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On 28/08/11 01:31, Russ Allbery wrote:
> Ximin Luo <infinity0@gmx.com> writes:
>> The cost of the initial setup means that people don't do this in
>> practise. I have not come across a single debian/copyright file with the
>> full MPL text in it. Having a unified shared package for licenses makes
>> this a lot easier.
> I think this has more to do with the fact that most work covered by the
> MPL is covered by multiple licenses, there are questions as to whether the
> MPL is even a free software license, and the maintainers of some such
> packages have stated that they don't consider the MPL to be a license in
> effect for Debian's purposes.  I believe that is, for example, the reason
> why the MPL is not included in the iceweasel debian/copyright file.  (In
> fact, I suspect most of the reference rather than inclusion of the MPL is
> because people are just copying the practice of the iceweasel package
> without giving it much thought.)

Thanks for the explanation; I didn't find this in the places I looked. Still,
the fact that "the right way" takes much more effort than the multitude of
"wrong" ways is not a good thing.

>> This is flawed logic. Because there is no standard for this, and because
>> this is a side issue from actual package work, every maintainer needs to
>> work out this solution for themselves, and does things in a slightly
>> different way.
> I agree that the divergence and re-solving of the same problem is
> unfortunate, but I don't think that's a very strong argument for inclusion
> in common-licenses.  It's a good argument for improving the documentation
> and resources available to packagers, such as wider dissemination of the
> DEP-5 copyright format.

Well at the moment only humans can edit this format. Making humans pass around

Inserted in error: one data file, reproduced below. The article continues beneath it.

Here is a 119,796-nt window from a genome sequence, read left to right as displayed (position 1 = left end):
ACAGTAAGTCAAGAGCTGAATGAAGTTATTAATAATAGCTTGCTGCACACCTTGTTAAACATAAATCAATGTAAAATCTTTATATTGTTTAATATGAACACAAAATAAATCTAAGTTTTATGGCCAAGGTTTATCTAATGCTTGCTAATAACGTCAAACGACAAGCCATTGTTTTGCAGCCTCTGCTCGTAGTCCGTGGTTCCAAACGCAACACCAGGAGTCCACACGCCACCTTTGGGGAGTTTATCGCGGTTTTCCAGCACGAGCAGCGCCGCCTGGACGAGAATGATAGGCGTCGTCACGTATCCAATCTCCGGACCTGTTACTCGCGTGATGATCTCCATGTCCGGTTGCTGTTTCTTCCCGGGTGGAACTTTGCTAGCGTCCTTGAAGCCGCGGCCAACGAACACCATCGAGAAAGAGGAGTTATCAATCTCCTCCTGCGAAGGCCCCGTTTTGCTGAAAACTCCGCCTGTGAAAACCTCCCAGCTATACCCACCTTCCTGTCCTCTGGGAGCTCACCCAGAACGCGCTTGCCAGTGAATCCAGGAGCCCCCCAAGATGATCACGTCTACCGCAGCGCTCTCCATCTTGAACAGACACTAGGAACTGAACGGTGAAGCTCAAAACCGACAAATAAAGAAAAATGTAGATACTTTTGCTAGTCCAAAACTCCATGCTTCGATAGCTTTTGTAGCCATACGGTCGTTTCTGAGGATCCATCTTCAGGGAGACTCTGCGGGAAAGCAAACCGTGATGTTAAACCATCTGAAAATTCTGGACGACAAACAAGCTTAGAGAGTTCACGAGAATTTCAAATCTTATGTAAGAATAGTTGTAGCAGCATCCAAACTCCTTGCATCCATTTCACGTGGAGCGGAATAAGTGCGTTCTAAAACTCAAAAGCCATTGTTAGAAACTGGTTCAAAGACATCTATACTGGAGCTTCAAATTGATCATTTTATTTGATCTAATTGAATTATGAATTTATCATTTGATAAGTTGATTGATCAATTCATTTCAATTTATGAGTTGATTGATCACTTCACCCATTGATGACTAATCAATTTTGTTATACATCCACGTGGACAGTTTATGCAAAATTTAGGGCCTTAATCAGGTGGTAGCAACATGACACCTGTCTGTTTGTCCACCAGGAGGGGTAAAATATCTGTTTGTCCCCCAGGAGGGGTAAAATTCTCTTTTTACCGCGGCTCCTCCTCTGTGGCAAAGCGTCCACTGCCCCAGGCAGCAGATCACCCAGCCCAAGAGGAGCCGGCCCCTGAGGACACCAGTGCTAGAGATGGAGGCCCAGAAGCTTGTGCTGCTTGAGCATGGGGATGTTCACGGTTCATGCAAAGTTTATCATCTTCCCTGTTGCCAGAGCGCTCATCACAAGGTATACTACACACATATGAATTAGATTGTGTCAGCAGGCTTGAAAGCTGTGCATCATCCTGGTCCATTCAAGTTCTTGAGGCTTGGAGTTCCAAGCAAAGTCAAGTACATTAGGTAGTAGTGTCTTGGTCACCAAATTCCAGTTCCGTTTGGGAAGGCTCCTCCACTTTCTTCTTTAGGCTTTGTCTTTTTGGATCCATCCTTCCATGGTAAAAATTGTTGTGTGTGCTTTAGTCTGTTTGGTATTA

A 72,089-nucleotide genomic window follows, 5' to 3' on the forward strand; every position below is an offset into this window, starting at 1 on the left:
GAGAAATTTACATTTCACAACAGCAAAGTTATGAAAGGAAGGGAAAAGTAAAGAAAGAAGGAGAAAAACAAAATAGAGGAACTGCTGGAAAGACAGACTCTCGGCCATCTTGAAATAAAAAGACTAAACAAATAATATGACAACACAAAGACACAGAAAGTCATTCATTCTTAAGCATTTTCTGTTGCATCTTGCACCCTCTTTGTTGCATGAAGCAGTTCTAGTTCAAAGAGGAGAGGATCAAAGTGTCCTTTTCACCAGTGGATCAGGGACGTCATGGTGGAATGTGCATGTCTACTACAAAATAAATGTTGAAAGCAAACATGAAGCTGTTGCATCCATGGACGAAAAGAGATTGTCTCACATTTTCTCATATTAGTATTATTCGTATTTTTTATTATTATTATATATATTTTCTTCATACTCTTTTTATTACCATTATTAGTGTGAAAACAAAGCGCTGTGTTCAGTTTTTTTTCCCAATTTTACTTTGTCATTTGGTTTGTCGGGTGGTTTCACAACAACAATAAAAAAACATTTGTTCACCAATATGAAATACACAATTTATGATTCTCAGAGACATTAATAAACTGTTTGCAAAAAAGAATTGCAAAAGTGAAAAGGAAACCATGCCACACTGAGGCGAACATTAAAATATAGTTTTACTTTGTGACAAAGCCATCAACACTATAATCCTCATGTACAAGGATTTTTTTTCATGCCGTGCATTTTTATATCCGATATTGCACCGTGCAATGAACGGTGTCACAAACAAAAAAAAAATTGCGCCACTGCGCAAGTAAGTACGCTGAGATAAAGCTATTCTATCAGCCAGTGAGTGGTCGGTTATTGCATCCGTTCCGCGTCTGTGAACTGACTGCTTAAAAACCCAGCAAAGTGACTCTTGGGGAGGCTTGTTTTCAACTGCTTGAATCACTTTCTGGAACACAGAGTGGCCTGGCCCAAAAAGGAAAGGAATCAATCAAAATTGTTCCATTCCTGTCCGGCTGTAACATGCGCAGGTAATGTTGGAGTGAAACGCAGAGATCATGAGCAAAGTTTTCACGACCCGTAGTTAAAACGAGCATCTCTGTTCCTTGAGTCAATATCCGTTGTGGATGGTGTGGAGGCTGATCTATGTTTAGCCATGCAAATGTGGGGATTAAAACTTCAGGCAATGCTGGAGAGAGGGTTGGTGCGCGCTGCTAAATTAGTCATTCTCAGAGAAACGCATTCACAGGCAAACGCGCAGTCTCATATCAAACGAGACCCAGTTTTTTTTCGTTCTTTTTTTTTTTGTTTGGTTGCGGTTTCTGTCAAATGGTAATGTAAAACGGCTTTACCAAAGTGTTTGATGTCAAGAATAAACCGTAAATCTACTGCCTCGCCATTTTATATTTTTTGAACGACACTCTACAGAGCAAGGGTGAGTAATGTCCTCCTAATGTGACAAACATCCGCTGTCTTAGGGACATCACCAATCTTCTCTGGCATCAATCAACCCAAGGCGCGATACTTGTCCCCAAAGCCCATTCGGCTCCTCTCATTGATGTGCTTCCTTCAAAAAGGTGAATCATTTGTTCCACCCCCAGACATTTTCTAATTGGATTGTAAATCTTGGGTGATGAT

huge swathes of text isn't a great idea, practically speaking. I'm curious why
you guys didn't decide to e.g. specify that License blocks simply point to a
file that contains, and only contains, the verbatim license (which the source
package would usually have.)

>> You missed my point. Verbatim text in copyright may be mechanically
>> extractable, but not easily verifiable. It's hard in the general case to
>> verify that a license block called "MPL" actually contains the full
>> correct MPL text, both for machines and humans.
> It's trivial to reverse the quoting for DEP-5 format.  It's somewhat
> harder if the license was reformatted in the process of quoting it.  But,
> regardless, writing code to verify that the maintainer did not err in
> assembling the debian/copyright file is not something that I've heard
> people previously want to do.  Are you aware of some initiative here that
> Policy work would make easier?

Rewrapping can be quite tempting for short blocks. Also, some people have the
preference of removing line-breaks to have one paragraph per line (e.g.
/usr/share/doc/openjdk-6-jre/copyright). Also, when you do something like,
copy-and-paste a GPL2 block then changing the words to fit LGPL2, it's easy to
make mistakes.

I just see this as extra cruft and redunancy that doesn't benefit anything.
There's no loss to just pointing readers to a shared system file, whereas you
would gain easier maintenance of the file, better readability, etc.

If you were to write a program that could report the copyright status of every
single file on the system, it would be weird if you showed a slightly different
GPL3 for different files. Even if you parsed a license text to a canonical
form, I doubt this would be a visually pleasing form, or even one that has a
coherent logical structure. e.g. Steve suggested collapsing whitespace - but
this loses (e.g.) paragraph information.

Anyone who actually wanted to write such a program, would have it present a
standard GPL3 when it detects that a file is under GPL3. That seems the most
natural way to do it.

> I want to be sure we're solving problems that we actually have, not
> problems that we anticipate that we could have but that have not yet been
> encountered.
> The MPL 1.1, to be clear, does continue to have one of the better claims
> of any license that's been put forward for inclusion in common-licenses
> recently.  But I'm still finding Ian's argument at:
>     http://bugs.debian.org/cgi-bin/bugreport.cgi?bug=487201#64
> fairly persuasive.

Realistically, I don't think anyone is going to choose the MPL simply because
they see it in /usr/share/common-licenses. Also, it seems the anti-MPL stance
is just from a few people, rather than the Debian project as a whole, e.g. [1]
says it's fine. It would be equally wrong to omit the MPL for the same reason.

[1] http://wiki.debian.org/DFSGLicenses#Mozilla_Public_License_.28MPL.29


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